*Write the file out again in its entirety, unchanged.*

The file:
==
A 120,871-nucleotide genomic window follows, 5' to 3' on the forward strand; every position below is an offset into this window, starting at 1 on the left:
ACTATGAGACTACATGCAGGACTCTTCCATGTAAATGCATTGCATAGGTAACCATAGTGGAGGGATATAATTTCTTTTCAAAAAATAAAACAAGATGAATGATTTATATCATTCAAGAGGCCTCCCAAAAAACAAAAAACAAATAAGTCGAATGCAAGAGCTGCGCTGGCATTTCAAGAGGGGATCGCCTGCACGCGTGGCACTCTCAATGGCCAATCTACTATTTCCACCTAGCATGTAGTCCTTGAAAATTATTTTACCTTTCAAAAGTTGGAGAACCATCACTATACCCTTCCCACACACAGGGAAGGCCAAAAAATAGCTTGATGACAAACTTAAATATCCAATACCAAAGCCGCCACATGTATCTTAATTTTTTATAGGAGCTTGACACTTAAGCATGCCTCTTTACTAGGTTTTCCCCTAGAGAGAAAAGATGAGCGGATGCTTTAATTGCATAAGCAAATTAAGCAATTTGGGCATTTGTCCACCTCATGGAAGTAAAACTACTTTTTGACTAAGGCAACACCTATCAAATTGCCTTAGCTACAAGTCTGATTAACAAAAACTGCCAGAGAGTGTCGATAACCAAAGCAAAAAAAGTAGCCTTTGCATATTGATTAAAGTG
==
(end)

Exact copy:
A 120,871-nucleotide genomic window follows, 5' to 3' on the forward strand; every position below is an offset into this window, starting at 1 on the left:
ACTATGAGACTACATGCAGGACTCTTCCATGTAAATGCATTGCATAGGTAACCATAGTGGAGGGATATAATTTCTTTTCAAAAAATAAAACAAGATGAATGATTTATATCATTCAAGAGGCCTCCCAAAAAACAAAAAACAAATAAGTCGAATGCAAGAGCTGCGCTGGCATTTCAAGAGGGGATCGCCTGCACGCGTGGCACTCTCAATGGCCAATCTACTATTTCCACCTAGCATGTAGTCCTTGAAAATTATTTTACCTTTCAAAAGTTGGAGAACCATCACTATACCCTTCCCACACACAGGGAAGGCCAAAAAATAGCTTGATGACAAACTTAAATATCCAATACCAAAGCCGCCACATGTATCTTAATTTTTTATAGGAGCTTGACACTTAAGCATGCCTCTTTACTAGGTTTTCCCCTAGAGAGAAAAGATGAGCGGATGCTTTAATTGCATAAGCAAATTAAGCAATTTGGGCATTTGTCCACCTCATGGAAGTAAAACTACTTTTTGACTAAGGCAACACCTATCAAATTGCCTTAGCTACAAGTCTGATTAACAAAAACTGCCAGAGAGTGTCGATAACCAAAGCAAAAAAAGTAGCCTTTGCATATTGATTAAAGTG